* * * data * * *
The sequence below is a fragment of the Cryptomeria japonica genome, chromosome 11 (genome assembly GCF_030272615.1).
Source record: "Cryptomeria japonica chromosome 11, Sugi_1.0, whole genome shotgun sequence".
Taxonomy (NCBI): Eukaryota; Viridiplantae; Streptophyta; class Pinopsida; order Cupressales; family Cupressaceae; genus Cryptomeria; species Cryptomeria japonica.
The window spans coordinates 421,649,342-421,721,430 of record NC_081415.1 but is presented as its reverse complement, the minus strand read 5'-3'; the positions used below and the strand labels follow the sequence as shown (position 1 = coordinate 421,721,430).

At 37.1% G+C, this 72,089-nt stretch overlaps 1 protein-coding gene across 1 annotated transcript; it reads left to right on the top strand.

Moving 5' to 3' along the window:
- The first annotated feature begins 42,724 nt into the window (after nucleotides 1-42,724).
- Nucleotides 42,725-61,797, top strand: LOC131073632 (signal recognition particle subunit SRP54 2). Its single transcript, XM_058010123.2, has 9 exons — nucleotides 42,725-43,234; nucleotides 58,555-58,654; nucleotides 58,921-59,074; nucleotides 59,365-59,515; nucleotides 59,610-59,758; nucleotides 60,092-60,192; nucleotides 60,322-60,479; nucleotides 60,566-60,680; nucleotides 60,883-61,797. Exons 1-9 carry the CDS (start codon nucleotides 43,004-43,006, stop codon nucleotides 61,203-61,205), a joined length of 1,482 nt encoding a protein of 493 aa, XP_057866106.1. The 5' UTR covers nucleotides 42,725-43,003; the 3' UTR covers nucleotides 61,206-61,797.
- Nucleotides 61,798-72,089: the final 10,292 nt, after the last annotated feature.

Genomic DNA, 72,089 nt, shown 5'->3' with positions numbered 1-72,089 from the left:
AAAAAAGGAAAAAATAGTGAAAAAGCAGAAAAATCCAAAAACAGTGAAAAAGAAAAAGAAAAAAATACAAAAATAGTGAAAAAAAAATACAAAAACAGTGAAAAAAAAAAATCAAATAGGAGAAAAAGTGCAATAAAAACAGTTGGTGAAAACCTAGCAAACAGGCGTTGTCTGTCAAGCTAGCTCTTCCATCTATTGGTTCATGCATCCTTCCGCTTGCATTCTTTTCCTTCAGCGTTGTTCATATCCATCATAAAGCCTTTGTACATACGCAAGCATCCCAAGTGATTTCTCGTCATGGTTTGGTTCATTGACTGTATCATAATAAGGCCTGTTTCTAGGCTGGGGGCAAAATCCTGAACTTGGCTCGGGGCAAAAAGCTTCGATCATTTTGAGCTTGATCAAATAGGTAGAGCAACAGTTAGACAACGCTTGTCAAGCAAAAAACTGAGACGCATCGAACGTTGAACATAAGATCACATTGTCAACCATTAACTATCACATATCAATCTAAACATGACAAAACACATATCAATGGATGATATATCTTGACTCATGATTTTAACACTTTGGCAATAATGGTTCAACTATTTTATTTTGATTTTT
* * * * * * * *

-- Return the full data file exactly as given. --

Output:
The sequence below is a fragment of the Cryptomeria japonica genome, chromosome 11 (genome assembly GCF_030272615.1).
Source record: "Cryptomeria japonica chromosome 11, Sugi_1.0, whole genome shotgun sequence".
Taxonomy (NCBI): Eukaryota; Viridiplantae; Streptophyta; class Pinopsida; order Cupressales; family Cupressaceae; genus Cryptomeria; species Cryptomeria japonica.
The window spans coordinates 421,649,342-421,721,430 of record NC_081415.1 but is presented as its reverse complement, the minus strand read 5'-3'; the positions used below and the strand labels follow the sequence as shown (position 1 = coordinate 421,721,430).

At 37.1% G+C, this 72,089-nt stretch overlaps 1 protein-coding gene across 1 annotated transcript; it reads left to right on the top strand.

Moving 5' to 3' along the window:
- The first annotated feature begins 42,724 nt into the window (after nucleotides 1-42,724).
- Nucleotides 42,725-61,797, top strand: LOC131073632 (signal recognition particle subunit SRP54 2). Its single transcript, XM_058010123.2, has 9 exons — nucleotides 42,725-43,234; nucleotides 58,555-58,654; nucleotides 58,921-59,074; nucleotides 59,365-59,515; nucleotides 59,610-59,758; nucleotides 60,092-60,192; nucleotides 60,322-60,479; nucleotides 60,566-60,680; nucleotides 60,883-61,797. Exons 1-9 carry the CDS (start codon nucleotides 43,004-43,006, stop codon nucleotides 61,203-61,205), a joined length of 1,482 nt encoding a protein of 493 aa, XP_057866106.1. The 5' UTR covers nucleotides 42,725-43,003; the 3' UTR covers nucleotides 61,206-61,797.
- Nucleotides 61,798-72,089: the final 10,292 nt, after the last annotated feature.

Genomic DNA, 72,089 nt, shown 5'->3' with positions numbered 1-72,089 from the left:
AAAAAAGGAAAAAATAGTGAAAAAGCAGAAAAATCCAAAAACAGTGAAAAAGAAAAAGAAAAAAATACAAAAATAGTGAAAAAAAAATACAAAAACAGTGAAAAAAAAAAATCAAATAGGAGAAAAAGTGCAATAAAAACAGTTGGTGAAAACCTAGCAAACAGGCGTTGTCTGTCAAGCTAGCTCTTCCATCTATTGGTTCATGCATCCTTCCGCTTGCATTCTTTTCCTTCAGCGTTGTTCATATCCATCATAAAGCCTTTGTACATACGCAAGCATCCCAAGTGATTTCTCGTCATGGTTTGGTTCATTGACTGTATCATAATAAGGCCTGTTTCTAGGCTGGGGGCAAAATCCTGAACTTGGCTCGGGGCAAAAAGCTTCGATCATTTTGAGCTTGATCAAATAGGTAGAGCAACAGTTAGACAACGCTTGTCAAGCAAAAAACTGAGACGCATCGAACGTTGAACATAAGATCACATTGTCAACCATTAACTATCACATATCAATCTAAACATGACAAAACACATATCAATGGATGATATATCTTGACTCATGATTTTAACACTTTGGCAATAATGGTTCAACTATTTTATTTTGATTTTT